A.S. Byatt elucidates the connection between spinning, weaving, and thread to stories in her June 21 article in The Guardian. From Greek myths to African folkstories, thread and weaving (in all its various forms) are present in stories. Ariadne helped Theseus find his way through the labyrinth by way of a thread; Arachne incured the wrath of Athena and was transformed into a spider, cursed to spend the rest of her days weaving; Lady of Shalott was entranced to spin all day and watch the world through her mirror, until she spied Lancalott, fell in love with his image, turned to see him in the flesh and died in pursuit.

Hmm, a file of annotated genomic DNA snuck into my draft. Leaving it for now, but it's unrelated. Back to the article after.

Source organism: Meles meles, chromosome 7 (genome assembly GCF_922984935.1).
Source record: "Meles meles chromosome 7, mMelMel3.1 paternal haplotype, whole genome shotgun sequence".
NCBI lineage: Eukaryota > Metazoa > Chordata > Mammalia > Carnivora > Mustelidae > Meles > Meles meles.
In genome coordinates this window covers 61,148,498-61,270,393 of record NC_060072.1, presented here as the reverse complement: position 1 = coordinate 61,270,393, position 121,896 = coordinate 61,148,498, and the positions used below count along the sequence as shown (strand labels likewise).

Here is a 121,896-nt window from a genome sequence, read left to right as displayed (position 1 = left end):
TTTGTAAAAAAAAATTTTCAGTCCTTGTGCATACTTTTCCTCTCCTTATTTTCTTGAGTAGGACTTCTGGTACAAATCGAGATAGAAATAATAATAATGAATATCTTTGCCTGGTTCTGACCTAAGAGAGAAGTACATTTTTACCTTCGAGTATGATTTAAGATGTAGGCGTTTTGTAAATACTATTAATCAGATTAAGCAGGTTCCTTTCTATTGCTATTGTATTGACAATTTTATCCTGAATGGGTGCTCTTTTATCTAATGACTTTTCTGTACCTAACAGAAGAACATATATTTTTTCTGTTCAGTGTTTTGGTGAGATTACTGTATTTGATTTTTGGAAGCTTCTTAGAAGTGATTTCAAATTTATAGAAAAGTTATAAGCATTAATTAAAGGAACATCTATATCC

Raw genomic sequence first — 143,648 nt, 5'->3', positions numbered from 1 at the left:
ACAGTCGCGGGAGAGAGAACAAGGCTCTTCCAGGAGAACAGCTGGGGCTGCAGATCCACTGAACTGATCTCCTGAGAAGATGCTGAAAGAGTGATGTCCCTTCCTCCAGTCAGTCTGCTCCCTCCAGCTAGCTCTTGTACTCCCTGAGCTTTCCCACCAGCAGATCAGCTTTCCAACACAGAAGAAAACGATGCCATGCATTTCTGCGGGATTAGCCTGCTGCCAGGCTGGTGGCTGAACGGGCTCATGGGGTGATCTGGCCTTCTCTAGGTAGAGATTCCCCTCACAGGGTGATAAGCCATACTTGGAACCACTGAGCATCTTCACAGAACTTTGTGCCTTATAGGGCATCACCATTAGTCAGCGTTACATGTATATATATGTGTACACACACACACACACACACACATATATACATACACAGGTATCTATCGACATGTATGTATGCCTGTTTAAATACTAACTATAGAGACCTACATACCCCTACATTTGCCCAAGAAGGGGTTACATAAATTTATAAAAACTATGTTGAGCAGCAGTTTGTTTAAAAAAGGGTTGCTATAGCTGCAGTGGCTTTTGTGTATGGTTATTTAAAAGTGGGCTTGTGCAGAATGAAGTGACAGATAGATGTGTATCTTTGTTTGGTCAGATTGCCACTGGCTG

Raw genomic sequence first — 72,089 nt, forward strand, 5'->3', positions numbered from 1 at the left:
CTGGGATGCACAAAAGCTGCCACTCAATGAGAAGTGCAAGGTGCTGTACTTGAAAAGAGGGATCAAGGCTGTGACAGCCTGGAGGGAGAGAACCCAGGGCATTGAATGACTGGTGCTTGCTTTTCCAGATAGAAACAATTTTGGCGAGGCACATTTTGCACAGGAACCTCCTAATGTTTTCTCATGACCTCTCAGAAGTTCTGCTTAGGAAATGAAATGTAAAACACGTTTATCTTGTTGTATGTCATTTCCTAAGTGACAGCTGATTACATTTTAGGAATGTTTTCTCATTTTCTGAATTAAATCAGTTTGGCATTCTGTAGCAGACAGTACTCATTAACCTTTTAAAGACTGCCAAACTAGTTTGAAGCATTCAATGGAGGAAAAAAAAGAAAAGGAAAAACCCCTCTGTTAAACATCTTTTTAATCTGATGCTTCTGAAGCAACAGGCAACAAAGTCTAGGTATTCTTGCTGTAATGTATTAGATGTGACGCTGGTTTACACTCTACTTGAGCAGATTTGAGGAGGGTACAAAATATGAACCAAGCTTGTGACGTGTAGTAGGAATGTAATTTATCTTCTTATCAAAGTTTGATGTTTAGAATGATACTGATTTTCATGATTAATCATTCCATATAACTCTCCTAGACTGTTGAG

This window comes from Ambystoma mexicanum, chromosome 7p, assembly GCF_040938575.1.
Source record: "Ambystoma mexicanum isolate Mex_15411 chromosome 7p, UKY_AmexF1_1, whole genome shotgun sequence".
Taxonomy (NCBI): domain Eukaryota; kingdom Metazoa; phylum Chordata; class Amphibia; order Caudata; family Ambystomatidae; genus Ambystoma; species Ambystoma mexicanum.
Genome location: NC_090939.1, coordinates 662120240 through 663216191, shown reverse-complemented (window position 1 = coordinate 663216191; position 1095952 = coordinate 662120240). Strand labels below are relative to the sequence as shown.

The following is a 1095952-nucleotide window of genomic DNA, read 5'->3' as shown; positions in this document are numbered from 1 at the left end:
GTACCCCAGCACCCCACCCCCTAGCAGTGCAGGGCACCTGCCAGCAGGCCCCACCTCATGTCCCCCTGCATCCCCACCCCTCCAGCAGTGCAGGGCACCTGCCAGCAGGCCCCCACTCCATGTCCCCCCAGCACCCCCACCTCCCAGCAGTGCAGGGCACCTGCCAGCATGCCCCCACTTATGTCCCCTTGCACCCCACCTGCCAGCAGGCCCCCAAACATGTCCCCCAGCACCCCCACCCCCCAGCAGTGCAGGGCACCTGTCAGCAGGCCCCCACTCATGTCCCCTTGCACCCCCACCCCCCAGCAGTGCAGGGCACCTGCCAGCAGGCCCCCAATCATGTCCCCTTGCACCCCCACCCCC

The article at The Guardian introduces an exihibit opening in Compton Verney, which clearly I can't go to, but the article was so full of wonderful vignettes and analysis of the history of thread and literature, that it's worth reading even if you are stuck in Atlanta, Georgia with no hope of seeing one lick of the exhibit. More here.